Physical Accessibility of Your Facility and Exhibition Design

Our Universal Design will help you to educate your exhibition designers and curators about universal design features, provide tools for assessing accessibility of your facility, and connect you with universal design service and information providers. Some design accommodations, such as providing adequate seating, can be made without expensive reconfiguration of your physical structure.

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Practical Considerations

Step Two: Adapt Existing Programs

By definition, your accessibility program should make your existing programs and resources available to all audiences. Thus, adapting what you have is the best strategy. Below are examples of what has been done in museum programs across the country.

If you have:

Then you can:

Educator- and/or Docent-led Tours

Add verbal description into selected tours in your schedule. Choose a limited number of objects that are representative of your museum's collection. Write verbal descriptions of the objects, review them with your visually impaired advisors for effective language, clarity and length of the descriptions, and appropriate pace of the tour. Include descriptions of gallery spaces and museum architecture throughout your tour.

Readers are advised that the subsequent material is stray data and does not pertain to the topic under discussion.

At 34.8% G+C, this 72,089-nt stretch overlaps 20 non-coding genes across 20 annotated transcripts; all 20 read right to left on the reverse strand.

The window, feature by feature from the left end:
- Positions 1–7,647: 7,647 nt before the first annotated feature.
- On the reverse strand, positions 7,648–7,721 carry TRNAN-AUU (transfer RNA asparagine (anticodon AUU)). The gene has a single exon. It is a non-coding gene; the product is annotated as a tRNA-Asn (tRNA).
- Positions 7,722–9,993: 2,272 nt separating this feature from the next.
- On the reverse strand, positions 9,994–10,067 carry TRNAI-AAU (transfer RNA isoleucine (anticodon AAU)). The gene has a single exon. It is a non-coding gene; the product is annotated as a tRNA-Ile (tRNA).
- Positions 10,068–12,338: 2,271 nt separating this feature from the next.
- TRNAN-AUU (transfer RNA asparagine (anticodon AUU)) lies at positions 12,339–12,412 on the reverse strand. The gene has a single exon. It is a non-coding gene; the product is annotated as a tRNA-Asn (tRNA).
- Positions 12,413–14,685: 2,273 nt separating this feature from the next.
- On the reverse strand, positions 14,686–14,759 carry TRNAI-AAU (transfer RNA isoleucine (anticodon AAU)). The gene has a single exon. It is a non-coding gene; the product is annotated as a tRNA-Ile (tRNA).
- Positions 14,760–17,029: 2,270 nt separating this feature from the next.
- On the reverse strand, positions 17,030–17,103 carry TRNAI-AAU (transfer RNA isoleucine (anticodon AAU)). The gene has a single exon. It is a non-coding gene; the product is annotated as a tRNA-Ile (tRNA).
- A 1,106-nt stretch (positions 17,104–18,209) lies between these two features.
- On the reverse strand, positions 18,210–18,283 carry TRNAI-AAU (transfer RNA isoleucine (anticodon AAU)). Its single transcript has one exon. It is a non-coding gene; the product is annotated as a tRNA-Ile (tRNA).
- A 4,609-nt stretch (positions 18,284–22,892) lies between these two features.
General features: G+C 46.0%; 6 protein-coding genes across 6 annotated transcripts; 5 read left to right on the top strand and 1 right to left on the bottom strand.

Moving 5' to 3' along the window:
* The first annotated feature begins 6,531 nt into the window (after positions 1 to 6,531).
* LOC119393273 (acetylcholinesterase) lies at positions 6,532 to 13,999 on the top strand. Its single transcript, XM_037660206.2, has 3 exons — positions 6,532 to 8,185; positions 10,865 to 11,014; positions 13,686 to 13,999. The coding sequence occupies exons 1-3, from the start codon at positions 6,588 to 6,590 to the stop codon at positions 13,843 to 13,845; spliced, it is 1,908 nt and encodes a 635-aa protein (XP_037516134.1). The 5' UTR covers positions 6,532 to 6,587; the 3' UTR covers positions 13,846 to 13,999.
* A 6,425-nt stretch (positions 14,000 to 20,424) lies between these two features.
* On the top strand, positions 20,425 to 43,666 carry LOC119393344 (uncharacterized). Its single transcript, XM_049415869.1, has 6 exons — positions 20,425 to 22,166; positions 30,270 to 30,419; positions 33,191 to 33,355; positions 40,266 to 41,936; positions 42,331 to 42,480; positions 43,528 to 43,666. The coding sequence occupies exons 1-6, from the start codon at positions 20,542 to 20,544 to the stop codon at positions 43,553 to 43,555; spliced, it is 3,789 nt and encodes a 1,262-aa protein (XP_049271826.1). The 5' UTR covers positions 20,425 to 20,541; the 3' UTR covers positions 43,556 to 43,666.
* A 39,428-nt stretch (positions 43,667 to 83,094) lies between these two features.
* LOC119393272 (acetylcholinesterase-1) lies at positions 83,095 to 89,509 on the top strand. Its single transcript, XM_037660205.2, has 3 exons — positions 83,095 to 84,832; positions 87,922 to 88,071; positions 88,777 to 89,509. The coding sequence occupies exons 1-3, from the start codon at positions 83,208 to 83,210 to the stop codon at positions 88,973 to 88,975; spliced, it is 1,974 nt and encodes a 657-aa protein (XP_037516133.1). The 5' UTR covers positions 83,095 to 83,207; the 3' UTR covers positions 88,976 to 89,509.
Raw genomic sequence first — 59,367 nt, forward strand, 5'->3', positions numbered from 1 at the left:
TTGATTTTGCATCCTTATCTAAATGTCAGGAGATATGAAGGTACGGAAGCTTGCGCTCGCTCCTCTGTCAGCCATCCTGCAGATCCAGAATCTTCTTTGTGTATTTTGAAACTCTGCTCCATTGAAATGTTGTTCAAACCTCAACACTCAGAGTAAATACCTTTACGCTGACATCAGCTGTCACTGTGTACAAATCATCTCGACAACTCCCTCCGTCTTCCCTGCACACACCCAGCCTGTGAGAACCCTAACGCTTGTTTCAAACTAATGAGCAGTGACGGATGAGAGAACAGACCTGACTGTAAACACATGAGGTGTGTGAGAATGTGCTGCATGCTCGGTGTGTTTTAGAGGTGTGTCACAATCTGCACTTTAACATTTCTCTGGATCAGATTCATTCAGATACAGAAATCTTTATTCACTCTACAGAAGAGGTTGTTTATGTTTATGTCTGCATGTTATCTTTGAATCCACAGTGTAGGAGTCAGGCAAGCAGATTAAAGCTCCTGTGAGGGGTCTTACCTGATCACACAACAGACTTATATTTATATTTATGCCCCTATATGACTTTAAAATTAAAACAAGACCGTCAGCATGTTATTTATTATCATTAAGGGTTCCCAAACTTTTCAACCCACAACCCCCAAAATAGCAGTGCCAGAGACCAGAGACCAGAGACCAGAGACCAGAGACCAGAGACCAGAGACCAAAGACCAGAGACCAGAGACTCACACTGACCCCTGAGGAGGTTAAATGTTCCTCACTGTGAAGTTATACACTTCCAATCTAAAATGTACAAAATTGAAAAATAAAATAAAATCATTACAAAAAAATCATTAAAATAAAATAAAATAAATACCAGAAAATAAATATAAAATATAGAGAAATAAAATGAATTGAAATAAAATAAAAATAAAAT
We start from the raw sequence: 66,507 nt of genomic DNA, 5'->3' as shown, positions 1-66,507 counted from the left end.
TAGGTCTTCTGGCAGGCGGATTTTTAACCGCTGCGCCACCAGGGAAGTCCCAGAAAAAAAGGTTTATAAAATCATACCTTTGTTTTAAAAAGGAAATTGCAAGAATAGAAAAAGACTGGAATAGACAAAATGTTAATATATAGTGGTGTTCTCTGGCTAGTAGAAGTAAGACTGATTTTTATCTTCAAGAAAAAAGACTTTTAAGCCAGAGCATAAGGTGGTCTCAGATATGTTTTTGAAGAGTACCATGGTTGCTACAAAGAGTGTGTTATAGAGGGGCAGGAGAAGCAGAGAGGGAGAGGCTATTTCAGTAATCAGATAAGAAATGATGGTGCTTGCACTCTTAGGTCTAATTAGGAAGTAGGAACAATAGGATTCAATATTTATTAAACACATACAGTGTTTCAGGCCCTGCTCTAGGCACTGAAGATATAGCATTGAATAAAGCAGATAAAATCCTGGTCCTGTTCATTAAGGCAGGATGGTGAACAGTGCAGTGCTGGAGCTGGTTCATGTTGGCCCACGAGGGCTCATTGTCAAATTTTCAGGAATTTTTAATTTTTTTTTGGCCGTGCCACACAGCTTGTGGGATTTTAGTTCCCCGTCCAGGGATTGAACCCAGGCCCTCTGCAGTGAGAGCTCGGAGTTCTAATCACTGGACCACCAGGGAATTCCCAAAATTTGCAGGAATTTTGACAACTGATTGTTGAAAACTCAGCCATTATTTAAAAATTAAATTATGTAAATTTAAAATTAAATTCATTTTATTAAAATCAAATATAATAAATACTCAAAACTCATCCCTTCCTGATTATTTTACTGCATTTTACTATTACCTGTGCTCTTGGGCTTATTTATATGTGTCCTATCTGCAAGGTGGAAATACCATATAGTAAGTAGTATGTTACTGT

You can enhance your verbal-description tour with multisensory and tactile experiences. Think about objects that you might bring on your tour to assist the perception of the artwork and enrich visitors' experience. Educators have used: high-contrast reproductions, tactile pictures, props, touchable objects that are relevant to the representations, scents, and music of the period in order to stimulate discussion or enrich a verbal-description tour.

Lecture Series

Add audiodescription or verbal description, as above. In a large group or auditorium setting, individuals may access audiodescription through headsets. Other accessibility features to consider for lectures: sign language interpreters, infrared listening devices, or captioning.

Family Programs